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PERSPECTIVE ON DEFENSE : What Will the Troops Do Now? : A restructuring of Soviet military forces is certain. We should drop our own empty debate and join the parade

May 20, 1990|GARY HART | Former Sen. Gary Hart (D-Colo.) is writing a book on the second Russian revolution

How does a giant military power go about dismantling a vast military machine, constructed over a half century at great cost and sacrifice, at a time when that great power's economy is beset by a multitude of problems? This question is not directed to the United States, although in many respects it might well be, but rather at the Soviet Union. And, of his many migraines, this might turn out to be one of Mikhail Gorbachev's most long-lasting.

Foreign Minister Eduard Shevardnadze recently told me that sweeping reorganization and reduction of the Soviet military--based on a new, peaceful relationship with the West--has been a central premise of the perestroika syllogism from the beginning. But the reformers knew from the outset that they could not undertake sweeping reforms of the political and economic structures of the Soviet Union while the Cold War, the arms race and a policy of military confrontation depleted so much of their restricted resources.

Senior Soviet military officials insist that their institutions have always been scrupulously non-political. And history bears them out. By and large, the Soviet military does what it is told. But it is not so simple.

The Communist Party, as defined by the Bolsheviks, has consistently sought to indoctrinate Soviet military forces. Although one wonders what the ordinary recruit from Uzbekistan knows (or cares) about Marxism-Leninism, there have to be ties of some strength between senior military commanders and the party apparatus.

This must be true, since the party is increasingly becoming the conservative bulwark against perestroika . In virtually all of the discussions I have had with Soviet officials and observers, the military is placed on the right, conservative, anti- perestroika end of the political spectrum.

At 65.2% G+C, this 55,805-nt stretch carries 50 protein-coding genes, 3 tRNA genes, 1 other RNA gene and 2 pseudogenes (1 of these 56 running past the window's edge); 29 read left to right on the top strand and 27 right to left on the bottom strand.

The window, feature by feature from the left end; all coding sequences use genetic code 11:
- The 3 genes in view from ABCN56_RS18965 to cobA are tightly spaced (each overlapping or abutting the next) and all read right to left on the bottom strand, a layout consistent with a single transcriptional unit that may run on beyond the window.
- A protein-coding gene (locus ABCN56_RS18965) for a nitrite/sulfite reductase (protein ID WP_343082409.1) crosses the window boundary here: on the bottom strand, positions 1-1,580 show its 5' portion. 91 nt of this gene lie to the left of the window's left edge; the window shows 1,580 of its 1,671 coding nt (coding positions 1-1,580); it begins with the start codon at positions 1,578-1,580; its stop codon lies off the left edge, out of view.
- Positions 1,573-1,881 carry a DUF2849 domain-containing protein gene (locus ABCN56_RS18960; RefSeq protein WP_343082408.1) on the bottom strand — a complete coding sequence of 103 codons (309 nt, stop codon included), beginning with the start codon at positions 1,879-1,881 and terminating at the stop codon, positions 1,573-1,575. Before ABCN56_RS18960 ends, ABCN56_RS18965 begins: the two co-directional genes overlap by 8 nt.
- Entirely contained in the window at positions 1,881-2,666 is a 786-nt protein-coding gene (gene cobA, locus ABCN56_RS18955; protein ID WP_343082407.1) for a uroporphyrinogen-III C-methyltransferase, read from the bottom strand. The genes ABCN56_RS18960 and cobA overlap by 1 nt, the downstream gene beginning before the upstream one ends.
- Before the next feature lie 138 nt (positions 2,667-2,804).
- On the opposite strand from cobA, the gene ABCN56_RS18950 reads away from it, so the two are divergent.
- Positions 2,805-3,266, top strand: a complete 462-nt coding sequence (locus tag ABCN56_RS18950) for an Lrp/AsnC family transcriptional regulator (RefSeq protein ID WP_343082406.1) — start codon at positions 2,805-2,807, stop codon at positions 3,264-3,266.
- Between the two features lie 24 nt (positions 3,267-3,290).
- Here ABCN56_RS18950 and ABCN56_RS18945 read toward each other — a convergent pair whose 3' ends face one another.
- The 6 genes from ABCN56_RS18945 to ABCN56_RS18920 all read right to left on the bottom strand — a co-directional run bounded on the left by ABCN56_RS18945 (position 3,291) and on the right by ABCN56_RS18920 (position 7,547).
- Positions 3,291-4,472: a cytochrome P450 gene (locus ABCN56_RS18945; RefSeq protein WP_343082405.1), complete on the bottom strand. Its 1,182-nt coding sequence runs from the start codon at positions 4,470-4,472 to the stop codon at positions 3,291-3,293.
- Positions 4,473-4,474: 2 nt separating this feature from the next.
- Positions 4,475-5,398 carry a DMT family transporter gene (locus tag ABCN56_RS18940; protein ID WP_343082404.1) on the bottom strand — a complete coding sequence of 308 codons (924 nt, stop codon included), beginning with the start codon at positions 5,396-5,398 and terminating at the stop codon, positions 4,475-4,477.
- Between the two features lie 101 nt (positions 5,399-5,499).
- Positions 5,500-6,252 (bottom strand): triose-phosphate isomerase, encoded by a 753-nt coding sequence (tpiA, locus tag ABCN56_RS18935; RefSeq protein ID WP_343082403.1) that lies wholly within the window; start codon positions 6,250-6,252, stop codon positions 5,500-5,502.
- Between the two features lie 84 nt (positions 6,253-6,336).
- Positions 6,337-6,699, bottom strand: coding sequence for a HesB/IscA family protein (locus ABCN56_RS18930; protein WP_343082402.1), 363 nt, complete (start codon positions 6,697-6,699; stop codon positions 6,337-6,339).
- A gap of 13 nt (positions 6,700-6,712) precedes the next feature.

Still, presuming the policies of perestroika prevail, the size of the Soviet military will diminish overall by as many as 1 million or 2 million men by the end of the century. Where do these people go? What are their jobs? Where will they be housed? How can large numbers of weapons plants be converted to domestic production? These are daunting questions. Soviet negotiators in Hungary and Czechoslovakia have admitted that they cannot speed the withdrawal of Soviet forces from these countries because they don't have answers for these questions--the Soviets don't know what to do with these troops when they bring them home.

Perestroika leaders are also military reformers. They want to use this new era to undertake categorical reorganization of their military forces, including their military systems, doctrines and strategies. The best thinkers envision a Soviet military that is much smaller, more elite, better trained, better educated, better disciplined and more professional--a military whose mission is to protect and defend Soviet frontiers against all threats. In short, a defensive military.

This is not the Soviet military we have come to know and fear since 1945. But the military always reflects the society that creates it. And today's Soviet Union is not the same one we have known for half a century. The real question is whether we also have something to learn from all this.

1990 is a historic moment. Now is the time to reform our own military. Even the secretary of defense has reluctantly accepted the fact that our world has changed. But instead of having a hollow, unproductive debate about how much to cut, let's discuss what kind of defense structures we now need, what the threat is and, maybe, what our new strategies should be, how we should structure our forces to achieve our goals, how to make those forces truly effective, what kinds of weapons are needed and--only then--how much this should cost.

In the meantime we'd better also begin to debate what to do with the excess. We need a policy of economic conversion. Otherwise unneeded weapons production plants simply will be shut down, skilled workers laid off, communities disrupted and economies decimated.

Most assuredly, these questions are being hotly discussed in Moscow. For on the resolution of these issues could rest the future of Gorbachev, perestroika, the Soviet Union and perhaps world peace.

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